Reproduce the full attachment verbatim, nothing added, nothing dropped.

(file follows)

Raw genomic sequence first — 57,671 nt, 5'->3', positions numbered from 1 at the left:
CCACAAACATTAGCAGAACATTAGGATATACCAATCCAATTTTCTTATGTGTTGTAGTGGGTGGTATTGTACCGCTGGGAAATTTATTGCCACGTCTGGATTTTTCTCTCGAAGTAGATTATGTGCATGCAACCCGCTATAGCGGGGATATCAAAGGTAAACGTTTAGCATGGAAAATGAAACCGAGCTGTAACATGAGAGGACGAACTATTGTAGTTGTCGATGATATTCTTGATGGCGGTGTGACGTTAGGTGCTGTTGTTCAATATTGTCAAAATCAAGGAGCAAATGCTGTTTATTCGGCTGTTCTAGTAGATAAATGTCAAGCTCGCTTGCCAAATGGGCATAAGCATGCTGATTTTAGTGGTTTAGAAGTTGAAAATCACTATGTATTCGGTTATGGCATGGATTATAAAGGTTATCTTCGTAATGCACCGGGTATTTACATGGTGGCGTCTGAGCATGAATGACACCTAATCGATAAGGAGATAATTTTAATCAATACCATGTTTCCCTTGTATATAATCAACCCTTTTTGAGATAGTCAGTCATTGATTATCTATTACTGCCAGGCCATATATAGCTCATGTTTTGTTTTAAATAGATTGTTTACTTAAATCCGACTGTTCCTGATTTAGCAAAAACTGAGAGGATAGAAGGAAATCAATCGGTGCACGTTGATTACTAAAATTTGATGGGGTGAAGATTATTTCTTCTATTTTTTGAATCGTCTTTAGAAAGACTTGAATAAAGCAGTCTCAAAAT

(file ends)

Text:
Raw genomic sequence first — 57,671 nt, 5'->3', positions numbered from 1 at the left:
CCACAAACATTAGCAGAACATTAGGATATACCAATCCAATTTTCTTATGTGTTGTAGTGGGTGGTATTGTACCGCTGGGAAATTTATTGCCACGTCTGGATTTTTCTCTCGAAGTAGATTATGTGCATGCAACCCGCTATAGCGGGGATATCAAAGGTAAACGTTTAGCATGGAAAATGAAACCGAGCTGTAACATGAGAGGACGAACTATTGTAGTTGTCGATGATATTCTTGATGGCGGTGTGACGTTAGGTGCTGTTGTTCAATATTGTCAAAATCAAGGAGCAAATGCTGTTTATTCGGCTGTTCTAGTAGATAAATGTCAAGCTCGCTTGCCAAATGGGCATAAGCATGCTGATTTTAGTGGTTTAGAAGTTGAAAATCACTATGTATTCGGTTATGGCATGGATTATAAAGGTTATCTTCGTAATGCACCGGGTATTTACATGGTGGCGTCTGAGCATGAATGACACCTAATCGATAAGGAGATAATTTTAATCAATACCATGTTTCCCTTGTATATAATCAACCCTTTTTGAGATAGTCAGTCATTGATTATCTATTACTGCCAGGCCATATATAGCTCATGTTTTGTTTTAAATAGATTGTTTACTTAAATCCGACTGTTCCTGATTTAGCAAAAACTGAGAGGATAGAAGGAAATCAATCGGTGCACGTTGATTACTAAAATTTGATGGGGTGAAGATTATTTCTTCTATTTTTTGAATCGTCTTTAGAAAGACTTGAATAAAGCAGTCTCAAAAT